Why DTrace Makes Leopard a Must-Have Upgrade

Posted by Nick Sieger Tue, 05 Feb 2008 21:12:00 GMT

I feel like I’m actually a relative late-comer to Leopard, at least in my social circle. A lot of the folks in the Ruby community already had it installed the week after it was out, and were showing it off at RubyConf back in November. I just didn’t have a compelling reason to upgrade and disrupt my workflow at the time. Plus, mixed reports were coming out about data loss, UI nits, and other instabilities.

By the time I went out to purchase, 10.5.1 was already the version boxed in the stores, and in retrospect, it seemed worth the wait. I haven’t had a single complaint or major issue with the upgrade so far, and have been enjoying the noticeable zippiness of a freshly-installed system.

Time Machine has been a widely-publicized feature, and has been touted as one of the top reasons to upgrade. So I bought a small portable drive with some leftover holiday gift cards and set out to try it. Initially it seemed promising, except after a day or two of backups the process would stall out during the “preparing” stage. Eventually I noticed that the TM background process, backupd, was eating up 0.5GB of memory and up to 100% of one of the CPUs.

If I wasn’t a nerd making my living having my way with computers, I probably would have given up on Time Machine at this point, after a couple of hours scouring Google and the Apple discussion boards searching for similar problems. But I knew that backupd had to be doing something pathological, and I was compelled to find out what.

On Solaris systems, truss is usually the order of the day for problems like this. It literally vomits an endless listing of system calls invoked by a process into your terminal window. Except there’s no truss on OS X. Is there a replacement? Google mentioned ktrace, present on Tiger systems and earlier, but it’s gone in Leopard. Replaced by? DTrace.

Ahhh, DTrace! Another geeky Leopard-only feature. Certainly DTrace will be able to trace system calls in the same manner as truss. But being a complete DTrace newb, I had no idea where to start. So, like any lazy programmer does, I started shopping around for examples to get me started. Looking around, this article on MacTech looked promising, but didn’t have what I needed. Eventually, I ended up finding the DTrace Toolkit on the OpenSolaris site.

The DTrace Toolkit appears to be your one-stop shop for all things DTrace. If you need a kick-start reason to take a look at DTrace and get you going, this is it. In my case, lo and behold, one of the scripts included in the toolkit is called dtruss!

Many of the scripts in the toolkit are tailored towards a Solaris system, and dtruss is a prime example. It won’t quite work out of the box on Leopard, because a few of the system calls mentioned in the script are non-existent there. Changing the shebang line at the top of the script to #!/bin/bash, and repeatedly running it a few times with sudo ./dtruss -p <pid> will give you an idea of which ones; I simply commented these out until I was successfully able to trace a process.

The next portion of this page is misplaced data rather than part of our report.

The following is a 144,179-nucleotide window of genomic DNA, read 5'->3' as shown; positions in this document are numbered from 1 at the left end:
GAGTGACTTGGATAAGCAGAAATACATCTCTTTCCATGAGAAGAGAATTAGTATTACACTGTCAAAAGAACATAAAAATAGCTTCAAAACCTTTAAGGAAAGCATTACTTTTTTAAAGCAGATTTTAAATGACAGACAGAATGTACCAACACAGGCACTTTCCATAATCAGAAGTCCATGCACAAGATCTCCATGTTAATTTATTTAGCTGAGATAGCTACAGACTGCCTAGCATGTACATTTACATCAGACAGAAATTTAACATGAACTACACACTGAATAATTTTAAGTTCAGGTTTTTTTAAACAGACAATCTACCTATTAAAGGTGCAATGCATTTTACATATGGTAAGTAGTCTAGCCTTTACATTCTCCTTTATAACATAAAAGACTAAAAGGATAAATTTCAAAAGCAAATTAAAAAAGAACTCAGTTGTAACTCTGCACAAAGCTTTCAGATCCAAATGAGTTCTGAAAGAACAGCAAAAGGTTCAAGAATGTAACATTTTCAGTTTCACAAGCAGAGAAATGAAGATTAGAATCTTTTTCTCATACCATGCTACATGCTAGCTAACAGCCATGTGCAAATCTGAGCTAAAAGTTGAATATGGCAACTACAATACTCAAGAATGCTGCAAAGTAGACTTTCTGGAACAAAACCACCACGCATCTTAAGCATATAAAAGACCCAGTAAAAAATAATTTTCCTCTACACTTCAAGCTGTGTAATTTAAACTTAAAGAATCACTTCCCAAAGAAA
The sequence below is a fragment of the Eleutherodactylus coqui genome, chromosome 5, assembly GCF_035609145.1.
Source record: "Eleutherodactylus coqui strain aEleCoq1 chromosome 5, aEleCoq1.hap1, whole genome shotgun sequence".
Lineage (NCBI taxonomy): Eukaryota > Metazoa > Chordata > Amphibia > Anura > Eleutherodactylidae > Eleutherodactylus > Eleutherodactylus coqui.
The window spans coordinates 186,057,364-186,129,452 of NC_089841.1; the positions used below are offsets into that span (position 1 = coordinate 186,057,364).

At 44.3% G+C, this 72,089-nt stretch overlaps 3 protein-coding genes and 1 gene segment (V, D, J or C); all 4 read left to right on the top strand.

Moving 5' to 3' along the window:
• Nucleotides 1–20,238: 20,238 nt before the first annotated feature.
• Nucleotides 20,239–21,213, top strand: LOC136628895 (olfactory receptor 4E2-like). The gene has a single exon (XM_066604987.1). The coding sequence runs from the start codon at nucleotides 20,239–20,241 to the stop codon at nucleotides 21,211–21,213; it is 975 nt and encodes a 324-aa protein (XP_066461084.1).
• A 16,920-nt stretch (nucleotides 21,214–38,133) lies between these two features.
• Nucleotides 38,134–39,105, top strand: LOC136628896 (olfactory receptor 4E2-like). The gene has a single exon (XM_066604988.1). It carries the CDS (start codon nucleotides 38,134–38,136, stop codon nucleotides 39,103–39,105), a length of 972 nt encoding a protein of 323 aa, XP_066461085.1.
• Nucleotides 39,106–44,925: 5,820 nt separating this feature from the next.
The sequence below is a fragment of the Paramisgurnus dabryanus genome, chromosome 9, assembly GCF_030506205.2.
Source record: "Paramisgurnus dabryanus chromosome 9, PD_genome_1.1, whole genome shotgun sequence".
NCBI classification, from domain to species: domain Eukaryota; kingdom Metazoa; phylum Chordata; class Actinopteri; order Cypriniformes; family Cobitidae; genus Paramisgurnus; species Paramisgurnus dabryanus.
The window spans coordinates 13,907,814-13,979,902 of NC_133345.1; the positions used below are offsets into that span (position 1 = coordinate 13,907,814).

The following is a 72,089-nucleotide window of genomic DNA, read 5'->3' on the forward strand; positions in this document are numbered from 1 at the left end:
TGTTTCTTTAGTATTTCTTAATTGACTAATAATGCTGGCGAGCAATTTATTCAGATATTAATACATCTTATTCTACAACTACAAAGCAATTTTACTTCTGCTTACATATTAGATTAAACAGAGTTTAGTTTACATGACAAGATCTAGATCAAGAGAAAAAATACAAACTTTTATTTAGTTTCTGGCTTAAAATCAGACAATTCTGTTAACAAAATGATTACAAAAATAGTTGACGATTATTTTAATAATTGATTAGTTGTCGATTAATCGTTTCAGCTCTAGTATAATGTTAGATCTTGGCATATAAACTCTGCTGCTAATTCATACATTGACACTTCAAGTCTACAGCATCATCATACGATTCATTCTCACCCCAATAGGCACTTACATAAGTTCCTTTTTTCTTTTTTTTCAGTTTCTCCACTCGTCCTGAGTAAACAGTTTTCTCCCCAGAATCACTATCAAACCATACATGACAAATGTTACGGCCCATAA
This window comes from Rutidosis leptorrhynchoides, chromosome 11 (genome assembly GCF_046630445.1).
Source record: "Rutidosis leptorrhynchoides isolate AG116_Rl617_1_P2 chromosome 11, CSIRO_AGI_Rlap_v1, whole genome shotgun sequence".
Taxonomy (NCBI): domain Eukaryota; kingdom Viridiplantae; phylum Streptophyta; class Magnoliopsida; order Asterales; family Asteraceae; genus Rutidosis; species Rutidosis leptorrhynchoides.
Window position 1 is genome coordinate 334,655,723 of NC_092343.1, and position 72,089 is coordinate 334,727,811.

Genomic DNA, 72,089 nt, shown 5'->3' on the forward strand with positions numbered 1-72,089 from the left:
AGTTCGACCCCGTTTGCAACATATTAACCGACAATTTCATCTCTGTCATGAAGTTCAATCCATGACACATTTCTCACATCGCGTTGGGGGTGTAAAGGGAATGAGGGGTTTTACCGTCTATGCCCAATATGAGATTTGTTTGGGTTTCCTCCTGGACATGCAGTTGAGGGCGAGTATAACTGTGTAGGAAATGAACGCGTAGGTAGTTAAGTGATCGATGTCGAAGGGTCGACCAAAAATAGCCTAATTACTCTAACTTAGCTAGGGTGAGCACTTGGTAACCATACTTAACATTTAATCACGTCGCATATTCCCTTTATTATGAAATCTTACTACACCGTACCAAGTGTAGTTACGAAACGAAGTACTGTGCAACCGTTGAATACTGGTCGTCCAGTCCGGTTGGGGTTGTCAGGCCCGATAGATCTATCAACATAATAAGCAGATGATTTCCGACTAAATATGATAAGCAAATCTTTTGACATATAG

Now, finally we can pop the stack back to my original problem with Time Machine and backupd. I launched a backup run and waited for the process to start consuming large amounts of CPU and memory. I located the PID of the process in Activity Monitor, and started tracing it with my modified dtruss script. And, sure enough, I saw the following output scrolling by endlessly in my terminal:

mmap(0x0, 0x5000, 0x3)     = 958464 0
getdirentriesattr(..., ..., ...)    = ....
munmap(0xEA000, 0x5000)    = 0 0
getxattr(..., ..., 0x0)     = -1 Err#93
getxattr(..., ..., 0x0)     = -1 Err#93
getxattr(..., ..., 0x0)     = -1 Err#93
getxattr(..., ..., 0x0)     = -1 Err#93
getxattr(..., ..., 0x0)     = -1 Err#93
getxattr(..., ..., 0x0)     = -1 Err#93
getxattr(..., ..., 0x0)     = -1 Err#93
getxattr(..., ..., 0x0)     = -1 Err#93
getxattr(..., ..., 0x0)     = -1 Err#93
getxattr(..., ..., 0x0)     = -1 Err#93
getxattr(..., ..., 0x0)     = -1 Err#93
getxattr(..., ..., 0x0)     = -1 Err#93
getxattr(..., ..., 0x0)     = -1 Err#93

(The ellipsis were actual memory addresses, I didn’t save the output.) What was interesting is that the same chunk of memory (the first argument to getxattr) was floating by repeatedly. Looking at the man page for getxattr, the signature is:

getxattr(const char *path, const char *name, void *value,
         size_t size, u_int32_t position, int options);

So, the first argument contains the path. Now, how can I get the contents of that memory address? The answer is inside dtruss. Closer to the top of the script is this DTrace code:

/* print 3 args, arg0 as a string */
/* not on leopard -- syscall::resolvepath:return */
    /* calculate elapsed time */
    this->elapsed = timestamp - self->start;
    self->start = 0;
    this->cpu = vtimestamp - self->vstart;
    self->vstart = 0;
    self->code = errno == 0 ? "" : "Err#";

    /* print optional fields */
    OPT_printid  ? printf("%6d/%d:  ", pid, tid) : 1;
    OPT_relative ? printf("%8d ", vtimestamp/1000) : 1;
    OPT_elapsed  ? printf("%7d ", this->elapsed/1000) : 1;
    OPT_cpu      ? printf("%6d ", this->cpu/1000) : 1;

    /* print main data */
    printf("%s(\"%S\", 0x%X, 0x%X)\t\t = %d %s%d\n", probefunc,
        copyinstr(self->arg0), self->arg1, self->arg2, (int)arg0,
        self->code, (int)errno);
    OPT_stack ? ustack()    : 1;
    OPT_stack ? trace("\n") : 1;
    self->arg0 = 0;
    self->arg1 = 0;
    self->arg2 = 0;